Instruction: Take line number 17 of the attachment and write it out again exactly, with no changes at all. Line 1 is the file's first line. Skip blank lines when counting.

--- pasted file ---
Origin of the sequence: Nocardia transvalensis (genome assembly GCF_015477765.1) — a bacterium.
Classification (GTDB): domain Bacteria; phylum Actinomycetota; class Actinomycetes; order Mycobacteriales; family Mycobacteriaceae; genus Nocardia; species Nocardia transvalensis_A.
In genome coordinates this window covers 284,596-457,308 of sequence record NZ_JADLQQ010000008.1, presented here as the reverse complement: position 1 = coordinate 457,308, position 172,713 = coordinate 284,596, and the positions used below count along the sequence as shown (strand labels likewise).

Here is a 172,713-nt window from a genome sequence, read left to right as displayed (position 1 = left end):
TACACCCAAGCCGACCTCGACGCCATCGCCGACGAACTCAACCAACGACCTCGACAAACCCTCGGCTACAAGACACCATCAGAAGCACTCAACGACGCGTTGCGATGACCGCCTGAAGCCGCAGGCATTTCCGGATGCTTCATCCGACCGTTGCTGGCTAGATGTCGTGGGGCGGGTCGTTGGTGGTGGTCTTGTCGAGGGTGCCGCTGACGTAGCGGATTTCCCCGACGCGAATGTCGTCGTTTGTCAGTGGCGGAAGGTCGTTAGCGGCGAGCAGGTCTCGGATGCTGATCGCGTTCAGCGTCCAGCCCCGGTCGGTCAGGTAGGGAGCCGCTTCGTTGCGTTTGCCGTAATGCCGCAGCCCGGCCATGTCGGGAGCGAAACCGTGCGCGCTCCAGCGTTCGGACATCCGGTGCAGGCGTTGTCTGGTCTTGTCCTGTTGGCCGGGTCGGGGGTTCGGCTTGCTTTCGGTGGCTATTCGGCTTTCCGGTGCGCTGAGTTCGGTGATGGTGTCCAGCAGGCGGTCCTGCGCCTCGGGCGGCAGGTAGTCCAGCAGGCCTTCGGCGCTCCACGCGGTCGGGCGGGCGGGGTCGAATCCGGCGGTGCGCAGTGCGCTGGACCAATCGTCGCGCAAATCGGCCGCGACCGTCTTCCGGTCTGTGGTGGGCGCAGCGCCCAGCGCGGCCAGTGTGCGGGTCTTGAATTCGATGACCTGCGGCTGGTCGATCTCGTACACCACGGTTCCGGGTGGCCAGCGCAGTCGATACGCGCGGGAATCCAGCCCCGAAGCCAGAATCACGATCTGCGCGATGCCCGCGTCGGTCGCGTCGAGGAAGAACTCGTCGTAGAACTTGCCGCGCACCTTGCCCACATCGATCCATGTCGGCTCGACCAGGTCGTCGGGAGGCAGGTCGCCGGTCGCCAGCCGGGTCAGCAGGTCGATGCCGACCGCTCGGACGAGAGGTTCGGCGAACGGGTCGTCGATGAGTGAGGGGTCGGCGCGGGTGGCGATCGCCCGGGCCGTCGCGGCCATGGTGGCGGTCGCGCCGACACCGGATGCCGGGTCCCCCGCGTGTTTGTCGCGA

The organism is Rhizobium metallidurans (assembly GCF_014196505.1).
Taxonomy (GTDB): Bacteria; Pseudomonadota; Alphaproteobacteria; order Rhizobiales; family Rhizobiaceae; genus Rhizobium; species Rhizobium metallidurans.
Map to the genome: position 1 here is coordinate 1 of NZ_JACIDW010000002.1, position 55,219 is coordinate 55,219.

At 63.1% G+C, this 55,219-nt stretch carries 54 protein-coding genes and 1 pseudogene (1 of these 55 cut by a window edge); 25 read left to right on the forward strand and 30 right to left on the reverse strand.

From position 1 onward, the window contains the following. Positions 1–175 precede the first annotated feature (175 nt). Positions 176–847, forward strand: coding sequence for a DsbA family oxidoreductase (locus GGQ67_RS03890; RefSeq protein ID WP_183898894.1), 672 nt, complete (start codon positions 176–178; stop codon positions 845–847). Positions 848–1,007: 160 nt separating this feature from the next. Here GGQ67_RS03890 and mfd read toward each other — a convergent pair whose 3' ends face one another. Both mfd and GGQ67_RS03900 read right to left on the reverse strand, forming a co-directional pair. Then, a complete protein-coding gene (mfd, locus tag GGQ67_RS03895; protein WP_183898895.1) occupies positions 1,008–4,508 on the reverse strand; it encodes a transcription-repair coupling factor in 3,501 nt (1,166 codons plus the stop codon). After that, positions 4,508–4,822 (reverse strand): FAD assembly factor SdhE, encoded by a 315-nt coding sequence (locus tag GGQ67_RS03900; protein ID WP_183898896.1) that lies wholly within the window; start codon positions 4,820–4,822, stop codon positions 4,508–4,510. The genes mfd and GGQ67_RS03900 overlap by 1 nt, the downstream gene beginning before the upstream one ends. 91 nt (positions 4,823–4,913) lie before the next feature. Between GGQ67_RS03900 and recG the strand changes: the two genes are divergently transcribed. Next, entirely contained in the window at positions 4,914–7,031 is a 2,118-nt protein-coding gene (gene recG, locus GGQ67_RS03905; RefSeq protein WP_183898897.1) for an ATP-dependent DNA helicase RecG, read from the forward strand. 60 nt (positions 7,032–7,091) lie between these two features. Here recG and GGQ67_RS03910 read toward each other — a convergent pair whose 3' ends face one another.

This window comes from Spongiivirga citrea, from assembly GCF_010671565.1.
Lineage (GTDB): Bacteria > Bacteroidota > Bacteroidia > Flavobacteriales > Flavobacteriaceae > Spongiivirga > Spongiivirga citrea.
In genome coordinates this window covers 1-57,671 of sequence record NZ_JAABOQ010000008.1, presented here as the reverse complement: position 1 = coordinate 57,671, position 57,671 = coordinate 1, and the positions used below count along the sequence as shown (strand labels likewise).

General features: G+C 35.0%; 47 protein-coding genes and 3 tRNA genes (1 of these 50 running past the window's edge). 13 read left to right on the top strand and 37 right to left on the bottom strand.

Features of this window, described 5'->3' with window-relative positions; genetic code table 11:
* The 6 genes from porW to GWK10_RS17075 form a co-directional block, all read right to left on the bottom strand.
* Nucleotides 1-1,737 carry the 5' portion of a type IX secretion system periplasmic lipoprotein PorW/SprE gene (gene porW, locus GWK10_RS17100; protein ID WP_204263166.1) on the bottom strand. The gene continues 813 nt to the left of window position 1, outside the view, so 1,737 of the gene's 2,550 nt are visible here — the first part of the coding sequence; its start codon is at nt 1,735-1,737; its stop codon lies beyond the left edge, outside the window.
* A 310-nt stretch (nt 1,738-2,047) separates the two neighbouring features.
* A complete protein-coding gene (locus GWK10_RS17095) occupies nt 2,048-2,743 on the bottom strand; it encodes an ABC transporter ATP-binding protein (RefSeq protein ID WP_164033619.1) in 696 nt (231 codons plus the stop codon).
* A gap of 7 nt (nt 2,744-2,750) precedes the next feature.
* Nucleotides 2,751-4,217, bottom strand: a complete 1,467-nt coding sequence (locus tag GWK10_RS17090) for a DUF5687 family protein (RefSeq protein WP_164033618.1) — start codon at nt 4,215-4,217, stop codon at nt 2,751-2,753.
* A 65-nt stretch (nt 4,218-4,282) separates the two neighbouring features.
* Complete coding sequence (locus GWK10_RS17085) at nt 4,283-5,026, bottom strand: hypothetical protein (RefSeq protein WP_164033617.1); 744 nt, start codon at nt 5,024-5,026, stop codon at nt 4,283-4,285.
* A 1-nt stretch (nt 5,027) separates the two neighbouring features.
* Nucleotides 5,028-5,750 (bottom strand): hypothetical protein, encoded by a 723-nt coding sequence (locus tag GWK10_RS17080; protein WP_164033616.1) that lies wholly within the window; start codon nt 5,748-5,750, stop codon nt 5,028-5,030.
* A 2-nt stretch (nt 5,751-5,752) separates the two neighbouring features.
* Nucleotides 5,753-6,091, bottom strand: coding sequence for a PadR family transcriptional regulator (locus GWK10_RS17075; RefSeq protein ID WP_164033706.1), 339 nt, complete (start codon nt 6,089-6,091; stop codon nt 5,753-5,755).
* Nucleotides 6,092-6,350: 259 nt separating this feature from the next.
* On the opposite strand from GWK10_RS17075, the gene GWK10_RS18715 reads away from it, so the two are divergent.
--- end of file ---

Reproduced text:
* Nucleotides 1-1,737 carry the 5' portion of a type IX secretion system periplasmic lipoprotein PorW/SprE gene (gene porW, locus GWK10_RS17100; protein ID WP_204263166.1) on the bottom strand. The gene continues 813 nt to the left of window position 1, outside the view, so 1,737 of the gene's 2,550 nt are visible here — the first part of the coding sequence; its start codon is at nt 1,735-1,737; its stop codon lies beyond the left edge, outside the window.